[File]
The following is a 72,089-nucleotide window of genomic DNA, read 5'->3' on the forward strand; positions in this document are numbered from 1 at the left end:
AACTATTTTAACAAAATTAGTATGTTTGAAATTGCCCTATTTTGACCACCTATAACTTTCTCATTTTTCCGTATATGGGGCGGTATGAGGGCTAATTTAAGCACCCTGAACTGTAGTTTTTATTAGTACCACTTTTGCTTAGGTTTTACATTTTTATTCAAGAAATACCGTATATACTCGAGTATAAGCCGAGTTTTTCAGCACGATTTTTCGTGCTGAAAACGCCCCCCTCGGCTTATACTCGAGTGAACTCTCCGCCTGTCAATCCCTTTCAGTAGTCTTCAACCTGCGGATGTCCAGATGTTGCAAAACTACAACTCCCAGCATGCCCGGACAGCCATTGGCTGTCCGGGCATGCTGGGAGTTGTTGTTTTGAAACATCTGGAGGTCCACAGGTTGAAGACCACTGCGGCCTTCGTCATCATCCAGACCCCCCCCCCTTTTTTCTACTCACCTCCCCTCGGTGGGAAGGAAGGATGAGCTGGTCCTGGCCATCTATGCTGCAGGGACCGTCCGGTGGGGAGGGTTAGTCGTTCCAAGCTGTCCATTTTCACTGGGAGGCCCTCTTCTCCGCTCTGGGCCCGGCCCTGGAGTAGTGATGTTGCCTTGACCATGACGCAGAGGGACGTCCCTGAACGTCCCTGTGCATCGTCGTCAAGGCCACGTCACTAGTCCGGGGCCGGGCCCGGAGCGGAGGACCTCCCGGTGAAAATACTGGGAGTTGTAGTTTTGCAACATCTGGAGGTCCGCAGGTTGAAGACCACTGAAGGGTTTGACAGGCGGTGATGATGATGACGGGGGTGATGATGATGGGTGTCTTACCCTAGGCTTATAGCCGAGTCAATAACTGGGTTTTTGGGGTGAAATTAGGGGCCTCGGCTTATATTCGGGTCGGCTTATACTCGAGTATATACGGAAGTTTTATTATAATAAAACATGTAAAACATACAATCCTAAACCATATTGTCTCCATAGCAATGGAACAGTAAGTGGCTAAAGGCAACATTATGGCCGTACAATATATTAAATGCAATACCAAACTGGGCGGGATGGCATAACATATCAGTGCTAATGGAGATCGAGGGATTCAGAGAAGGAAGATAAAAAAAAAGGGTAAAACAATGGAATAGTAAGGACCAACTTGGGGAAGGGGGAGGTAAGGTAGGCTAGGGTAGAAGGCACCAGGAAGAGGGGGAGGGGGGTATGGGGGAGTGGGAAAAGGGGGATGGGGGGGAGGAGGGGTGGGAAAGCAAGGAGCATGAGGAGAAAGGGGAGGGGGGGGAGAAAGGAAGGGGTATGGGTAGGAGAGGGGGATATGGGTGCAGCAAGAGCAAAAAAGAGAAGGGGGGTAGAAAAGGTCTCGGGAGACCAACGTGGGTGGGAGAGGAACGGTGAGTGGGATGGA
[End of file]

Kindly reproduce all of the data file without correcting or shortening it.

The following is a 72,089-nucleotide window of genomic DNA, read 5'->3' on the forward strand; positions in this document are numbered from 1 at the left end:
AACTATTTTAACAAAATTAGTATGTTTGAAATTGCCCTATTTTGACCACCTATAACTTTCTCATTTTTCCGTATATGGGGCGGTATGAGGGCTAATTTAAGCACCCTGAACTGTAGTTTTTATTAGTACCACTTTTGCTTAGGTTTTACATTTTTATTCAAGAAATACCGTATATACTCGAGTATAAGCCGAGTTTTTCAGCACGATTTTTCGTGCTGAAAACGCCCCCCTCGGCTTATACTCGAGTGAACTCTCCGCCTGTCAATCCCTTTCAGTAGTCTTCAACCTGCGGATGTCCAGATGTTGCAAAACTACAACTCCCAGCATGCCCGGACAGCCATTGGCTGTCCGGGCATGCTGGGAGTTGTTGTTTTGAAACATCTGGAGGTCCACAGGTTGAAGACCACTGCGGCCTTCGTCATCATCCAGACCCCCCCCCCTTTTTTCTACTCACCTCCCCTCGGTGGGAAGGAAGGATGAGCTGGTCCTGGCCATCTATGCTGCAGGGACCGTCCGGTGGGGAGGGTTAGTCGTTCCAAGCTGTCCATTTTCACTGGGAGGCCCTCTTCTCCGCTCTGGGCCCGGCCCTGGAGTAGTGATGTTGCCTTGACCATGACGCAGAGGGACGTCCCTGAACGTCCCTGTGCATCGTCGTCAAGGCCACGTCACTAGTCCGGGGCCGGGCCCGGAGCGGAGGACCTCCCGGTGAAAATACTGGGAGTTGTAGTTTTGCAACATCTGGAGGTCCGCAGGTTGAAGACCACTGAAGGGTTTGACAGGCGGTGATGATGATGACGGGGGTGATGATGATGGGTGTCTTACCCTAGGCTTATAGCCGAGTCAATAACTGGGTTTTTGGGGTGAAATTAGGGGCCTCGGCTTATATTCGGGTCGGCTTATACTCGAGTATATACGGAAGTTTTATTATAATAAAACATGTAAAACATACAATCCTAAACCATATTGTCTCCATAGCAATGGAACAGTAAGTGGCTAAAGGCAACATTATGGCCGTACAATATATTAAATGCAATACCAAACTGGGCGGGATGGCATAACATATCAGTGCTAATGGAGATCGAGGGATTCAGAGAAGGAAGATAAAAAAAAAGGGTAAAACAATGGAATAGTAAGGACCAACTTGGGGAAGGGGGAGGTAAGGTAGGCTAGGGTAGAAGGCACCAGGAAGAGGGGGAGGGGGGTATGGGGGAGTGGGAAAAGGGGGATGGGGGGGAGGAGGGGTGGGAAAGCAAGGAGCATGAGGAGAAAGGGGAGGGGGGGGAGAAAGGAAGGGGTATGGGTAGGAGAGGGGGATATGGGTGCAGCAAGAGCAAAAAAGAGAAGGGGGGTAGAAAAGGTCTCGGGAGACCAACGTGGGTGGGAGAGGAACGGTGAGTGGGATGGA